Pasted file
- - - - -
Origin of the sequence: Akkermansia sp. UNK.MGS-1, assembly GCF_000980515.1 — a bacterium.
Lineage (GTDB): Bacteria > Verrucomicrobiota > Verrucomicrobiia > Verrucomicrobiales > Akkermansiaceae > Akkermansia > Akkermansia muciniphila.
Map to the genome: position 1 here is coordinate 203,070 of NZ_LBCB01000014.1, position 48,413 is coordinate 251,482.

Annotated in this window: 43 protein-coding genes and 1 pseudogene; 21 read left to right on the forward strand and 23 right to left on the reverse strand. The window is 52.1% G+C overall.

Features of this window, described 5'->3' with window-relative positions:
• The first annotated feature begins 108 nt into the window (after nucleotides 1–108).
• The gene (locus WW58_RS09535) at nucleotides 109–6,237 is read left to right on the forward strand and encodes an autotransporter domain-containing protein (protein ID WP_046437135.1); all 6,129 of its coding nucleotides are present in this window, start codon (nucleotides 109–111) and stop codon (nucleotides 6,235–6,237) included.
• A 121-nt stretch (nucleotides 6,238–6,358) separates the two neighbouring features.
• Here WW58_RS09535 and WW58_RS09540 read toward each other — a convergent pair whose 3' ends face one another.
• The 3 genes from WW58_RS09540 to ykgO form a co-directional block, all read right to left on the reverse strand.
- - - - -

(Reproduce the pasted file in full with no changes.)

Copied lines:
Origin of the sequence: Akkermansia sp. UNK.MGS-1, assembly GCF_000980515.1 — a bacterium.
Lineage (GTDB): Bacteria > Verrucomicrobiota > Verrucomicrobiia > Verrucomicrobiales > Akkermansiaceae > Akkermansia > Akkermansia muciniphila.
Map to the genome: position 1 here is coordinate 203,070 of NZ_LBCB01000014.1, position 48,413 is coordinate 251,482.

Annotated in this window: 43 protein-coding genes and 1 pseudogene; 21 read left to right on the forward strand and 23 right to left on the reverse strand. The window is 52.1% G+C overall.

Features of this window, described 5'->3' with window-relative positions:
• The first annotated feature begins 108 nt into the window (after nucleotides 1–108).
• The gene (locus WW58_RS09535) at nucleotides 109–6,237 is read left to right on the forward strand and encodes an autotransporter domain-containing protein (protein ID WP_046437135.1); all 6,129 of its coding nucleotides are present in this window, start codon (nucleotides 109–111) and stop codon (nucleotides 6,235–6,237) included.
• A 121-nt stretch (nucleotides 6,238–6,358) separates the two neighbouring features.
• Here WW58_RS09535 and WW58_RS09540 read toward each other — a convergent pair whose 3' ends face one another.
• The 3 genes from WW58_RS09540 to ykgO form a co-directional block, all read right to left on the reverse strand.